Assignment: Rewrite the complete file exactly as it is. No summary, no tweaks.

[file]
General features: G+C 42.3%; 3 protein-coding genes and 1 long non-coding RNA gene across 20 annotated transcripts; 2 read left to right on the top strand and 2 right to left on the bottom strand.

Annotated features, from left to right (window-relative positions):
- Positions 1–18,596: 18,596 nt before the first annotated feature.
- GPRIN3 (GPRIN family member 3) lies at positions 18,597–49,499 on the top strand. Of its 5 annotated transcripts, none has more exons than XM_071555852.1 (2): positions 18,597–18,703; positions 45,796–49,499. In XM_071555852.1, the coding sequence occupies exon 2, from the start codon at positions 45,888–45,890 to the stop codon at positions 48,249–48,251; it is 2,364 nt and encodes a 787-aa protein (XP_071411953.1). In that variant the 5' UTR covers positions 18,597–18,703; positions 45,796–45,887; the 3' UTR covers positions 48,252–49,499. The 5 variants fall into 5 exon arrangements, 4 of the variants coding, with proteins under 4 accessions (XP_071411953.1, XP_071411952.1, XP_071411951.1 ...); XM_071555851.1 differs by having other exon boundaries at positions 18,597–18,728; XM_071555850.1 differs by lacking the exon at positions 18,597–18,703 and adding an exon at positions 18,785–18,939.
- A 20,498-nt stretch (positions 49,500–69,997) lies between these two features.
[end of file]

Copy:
General features: G+C 42.3%; 3 protein-coding genes and 1 long non-coding RNA gene across 20 annotated transcripts; 2 read left to right on the top strand and 2 right to left on the bottom strand.

Annotated features, from left to right (window-relative positions):
- Positions 1–18,596: 18,596 nt before the first annotated feature.
- GPRIN3 (GPRIN family member 3) lies at positions 18,597–49,499 on the top strand. Of its 5 annotated transcripts, none has more exons than XM_071555852.1 (2): positions 18,597–18,703; positions 45,796–49,499. In XM_071555852.1, the coding sequence occupies exon 2, from the start codon at positions 45,888–45,890 to the stop codon at positions 48,249–48,251; it is 2,364 nt and encodes a 787-aa protein (XP_071411953.1). In that variant the 5' UTR covers positions 18,597–18,703; positions 45,796–45,887; the 3' UTR covers positions 48,252–49,499. The 5 variants fall into 5 exon arrangements, 4 of the variants coding, with proteins under 4 accessions (XP_071411953.1, XP_071411952.1, XP_071411951.1 ...); XM_071555851.1 differs by having other exon boundaries at positions 18,597–18,728; XM_071555850.1 differs by lacking the exon at positions 18,597–18,703 and adding an exon at positions 18,785–18,939.
- A 20,498-nt stretch (positions 49,500–69,997) lies between these two features.